the assembly plugin deployed and I'm not able to do that yet; my trials
and errors can be done locally without polluting the public

Related Topics >>


Excellent post on how to fix those two issues. Another way ...

Excellent post on how to fix those two issues. Another way of getting around it is mentioned deep in the mailing lists -
is to set two attributes

localCheckout to true
pushChanges to false

This will use the file protocol to copy over your local repository which will speed up things a lot and will disable the push option

Here are the details

vandanagopal, you're right. This post is four years old, and ...

vandanagopal, you're right. This post is four years old, and unfortunately at that time those parameters didn't work properly - there was no other way that using those tricks. At present time they work, in fact some time ago I updated my SuperPOM so it uses them. I've still kept the capability of not having anything (hg changes and mvn artifacts) going out of the local disk - it's quite useful to wait and see that everything was fine before publishing everything.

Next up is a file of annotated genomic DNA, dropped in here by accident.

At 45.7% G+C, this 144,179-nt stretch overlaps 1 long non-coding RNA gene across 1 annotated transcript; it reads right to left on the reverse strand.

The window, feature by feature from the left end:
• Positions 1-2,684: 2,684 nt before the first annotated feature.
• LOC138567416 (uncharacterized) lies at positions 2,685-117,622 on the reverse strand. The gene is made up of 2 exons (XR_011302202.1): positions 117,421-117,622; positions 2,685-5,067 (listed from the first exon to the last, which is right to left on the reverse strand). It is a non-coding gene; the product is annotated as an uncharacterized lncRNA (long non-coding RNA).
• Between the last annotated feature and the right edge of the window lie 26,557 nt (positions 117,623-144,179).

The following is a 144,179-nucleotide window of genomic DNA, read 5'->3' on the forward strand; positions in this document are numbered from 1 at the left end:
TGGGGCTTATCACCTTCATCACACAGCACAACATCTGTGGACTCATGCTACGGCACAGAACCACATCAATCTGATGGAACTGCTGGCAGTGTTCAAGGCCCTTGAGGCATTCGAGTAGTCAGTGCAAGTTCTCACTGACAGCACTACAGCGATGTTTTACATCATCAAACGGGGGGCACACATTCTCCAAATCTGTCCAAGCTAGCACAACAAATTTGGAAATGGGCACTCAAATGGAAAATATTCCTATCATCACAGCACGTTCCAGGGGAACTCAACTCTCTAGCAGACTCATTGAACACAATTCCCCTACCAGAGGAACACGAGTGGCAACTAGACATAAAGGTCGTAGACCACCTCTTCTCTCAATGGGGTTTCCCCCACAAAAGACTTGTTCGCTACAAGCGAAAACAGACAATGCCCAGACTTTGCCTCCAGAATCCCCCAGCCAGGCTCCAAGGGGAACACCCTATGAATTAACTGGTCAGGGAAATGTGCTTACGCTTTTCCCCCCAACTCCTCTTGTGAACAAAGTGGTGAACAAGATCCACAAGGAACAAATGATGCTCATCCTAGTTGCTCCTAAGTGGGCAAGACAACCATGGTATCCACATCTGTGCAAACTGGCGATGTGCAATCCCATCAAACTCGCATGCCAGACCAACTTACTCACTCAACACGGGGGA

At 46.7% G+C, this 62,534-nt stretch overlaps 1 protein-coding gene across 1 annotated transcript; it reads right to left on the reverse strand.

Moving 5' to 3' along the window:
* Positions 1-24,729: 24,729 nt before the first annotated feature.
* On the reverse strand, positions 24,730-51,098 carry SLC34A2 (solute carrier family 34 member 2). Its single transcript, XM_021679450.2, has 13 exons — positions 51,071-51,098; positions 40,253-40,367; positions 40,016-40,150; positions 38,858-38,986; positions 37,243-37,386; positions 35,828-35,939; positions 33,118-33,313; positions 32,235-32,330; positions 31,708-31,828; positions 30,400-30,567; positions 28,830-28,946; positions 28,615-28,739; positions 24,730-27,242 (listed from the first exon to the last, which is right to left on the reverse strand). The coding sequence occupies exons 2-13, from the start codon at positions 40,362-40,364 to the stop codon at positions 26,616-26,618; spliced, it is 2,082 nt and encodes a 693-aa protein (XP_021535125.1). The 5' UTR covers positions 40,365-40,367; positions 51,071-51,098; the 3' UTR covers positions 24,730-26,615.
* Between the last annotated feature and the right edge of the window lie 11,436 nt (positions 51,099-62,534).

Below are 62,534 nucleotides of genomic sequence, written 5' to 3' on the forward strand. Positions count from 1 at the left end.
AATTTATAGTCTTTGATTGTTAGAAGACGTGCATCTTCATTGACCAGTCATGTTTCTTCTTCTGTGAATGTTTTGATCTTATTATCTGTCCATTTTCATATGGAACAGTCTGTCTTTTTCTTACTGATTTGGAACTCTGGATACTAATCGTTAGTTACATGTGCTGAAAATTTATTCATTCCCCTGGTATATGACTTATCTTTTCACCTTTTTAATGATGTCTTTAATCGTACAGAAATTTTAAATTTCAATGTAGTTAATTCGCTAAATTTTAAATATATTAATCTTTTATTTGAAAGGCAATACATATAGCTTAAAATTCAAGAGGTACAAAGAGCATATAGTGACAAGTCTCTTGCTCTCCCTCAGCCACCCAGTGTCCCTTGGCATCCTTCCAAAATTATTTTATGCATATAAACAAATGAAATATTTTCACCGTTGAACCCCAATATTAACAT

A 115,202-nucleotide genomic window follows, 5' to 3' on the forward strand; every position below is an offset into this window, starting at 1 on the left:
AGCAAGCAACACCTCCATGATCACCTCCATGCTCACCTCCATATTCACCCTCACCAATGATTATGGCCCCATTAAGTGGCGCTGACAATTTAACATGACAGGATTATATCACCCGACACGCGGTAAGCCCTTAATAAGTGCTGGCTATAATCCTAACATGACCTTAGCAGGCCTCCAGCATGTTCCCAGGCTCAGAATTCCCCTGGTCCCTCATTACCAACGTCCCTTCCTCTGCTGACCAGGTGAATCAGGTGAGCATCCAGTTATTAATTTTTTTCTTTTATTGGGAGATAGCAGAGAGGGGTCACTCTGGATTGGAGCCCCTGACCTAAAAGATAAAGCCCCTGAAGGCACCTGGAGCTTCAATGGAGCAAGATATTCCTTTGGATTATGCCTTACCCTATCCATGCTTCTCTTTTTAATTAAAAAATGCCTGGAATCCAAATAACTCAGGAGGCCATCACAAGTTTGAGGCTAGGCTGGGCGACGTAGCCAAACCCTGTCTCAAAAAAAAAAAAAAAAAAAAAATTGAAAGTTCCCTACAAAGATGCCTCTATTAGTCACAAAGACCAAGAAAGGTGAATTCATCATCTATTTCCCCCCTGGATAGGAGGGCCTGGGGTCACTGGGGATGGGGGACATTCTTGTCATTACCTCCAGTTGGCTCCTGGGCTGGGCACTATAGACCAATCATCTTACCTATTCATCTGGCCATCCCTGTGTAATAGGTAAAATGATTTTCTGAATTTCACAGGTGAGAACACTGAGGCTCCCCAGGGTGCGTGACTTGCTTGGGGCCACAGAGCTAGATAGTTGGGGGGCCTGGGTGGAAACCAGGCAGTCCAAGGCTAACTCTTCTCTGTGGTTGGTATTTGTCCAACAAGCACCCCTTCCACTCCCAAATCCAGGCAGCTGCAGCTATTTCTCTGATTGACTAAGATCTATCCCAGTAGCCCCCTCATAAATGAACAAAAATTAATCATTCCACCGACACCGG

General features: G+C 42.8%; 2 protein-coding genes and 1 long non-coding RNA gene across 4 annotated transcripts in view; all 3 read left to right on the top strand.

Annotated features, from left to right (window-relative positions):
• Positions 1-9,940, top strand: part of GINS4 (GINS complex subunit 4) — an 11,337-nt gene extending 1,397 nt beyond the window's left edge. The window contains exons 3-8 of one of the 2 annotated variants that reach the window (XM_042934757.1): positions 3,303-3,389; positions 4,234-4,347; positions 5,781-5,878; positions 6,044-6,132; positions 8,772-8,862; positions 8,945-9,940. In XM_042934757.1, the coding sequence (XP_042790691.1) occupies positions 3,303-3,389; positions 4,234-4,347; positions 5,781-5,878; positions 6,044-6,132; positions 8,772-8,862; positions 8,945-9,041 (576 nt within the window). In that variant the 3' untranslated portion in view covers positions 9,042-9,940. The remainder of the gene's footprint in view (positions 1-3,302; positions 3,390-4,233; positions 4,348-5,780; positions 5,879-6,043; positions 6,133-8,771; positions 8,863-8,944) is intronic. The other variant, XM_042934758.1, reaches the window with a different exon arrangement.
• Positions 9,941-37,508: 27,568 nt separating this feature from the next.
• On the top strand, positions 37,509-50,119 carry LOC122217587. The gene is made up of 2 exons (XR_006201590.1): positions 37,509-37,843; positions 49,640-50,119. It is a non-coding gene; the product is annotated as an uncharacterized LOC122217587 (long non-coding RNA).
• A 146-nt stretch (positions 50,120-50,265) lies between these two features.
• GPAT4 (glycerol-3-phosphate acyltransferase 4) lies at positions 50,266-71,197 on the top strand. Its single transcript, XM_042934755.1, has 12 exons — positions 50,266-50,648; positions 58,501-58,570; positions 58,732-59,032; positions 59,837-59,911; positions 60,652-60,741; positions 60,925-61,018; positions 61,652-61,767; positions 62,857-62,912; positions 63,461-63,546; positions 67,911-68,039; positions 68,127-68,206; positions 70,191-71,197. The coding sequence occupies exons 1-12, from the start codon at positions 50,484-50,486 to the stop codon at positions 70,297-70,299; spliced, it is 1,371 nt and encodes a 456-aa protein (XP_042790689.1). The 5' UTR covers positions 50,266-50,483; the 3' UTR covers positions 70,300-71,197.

BTW I've also updated things so they also work with Git - I don't use it, but some customers using my SuperPOM do.

The updated SuperPOM can be found at

Thanks for commenting and giving me the opportunity to update.

I'm having issues with this. Although your work around seems ...

I'm having issues with this. Although your work around seems to work I get a failure when trying to push:

Failed to execute goal org.apache.maven.plugins:maven-release-plugin:2.1:prepare (default-cli) on project Ouput-Handler: Unable to commit files
Provider message:

Execution of cmd : push failed with exit code: 255.
Working directory was:
Your Hg installation seems to be valid and complete.
Hg version: 2.2.3 (OK)

Command output:
-> [Help 1]

I believe that is missing credentials to do the push. Any idea?

Generally speaking, try to run mvn with the -X option that ...

Generally speaking, try to run mvn with the -X option that provides more information.

Specifically to the problem, yes, it can be a matter of credentials. If your hg is always asking for a username/password when you use it (try it directly from the command line), the thing will always fail because mvn can't provide the credentials. You should read the hg manual in order to configure $HOME/.hgrc with the proper credentials and make sure that whenever you use it from the command line it doesn't prompt. A better solution, even for intrinsic security, would be to use SSH certificates. I've experience with Linux Ubuntu and Mac OS X: if properly configured the system should ask for the certificate password only once per session.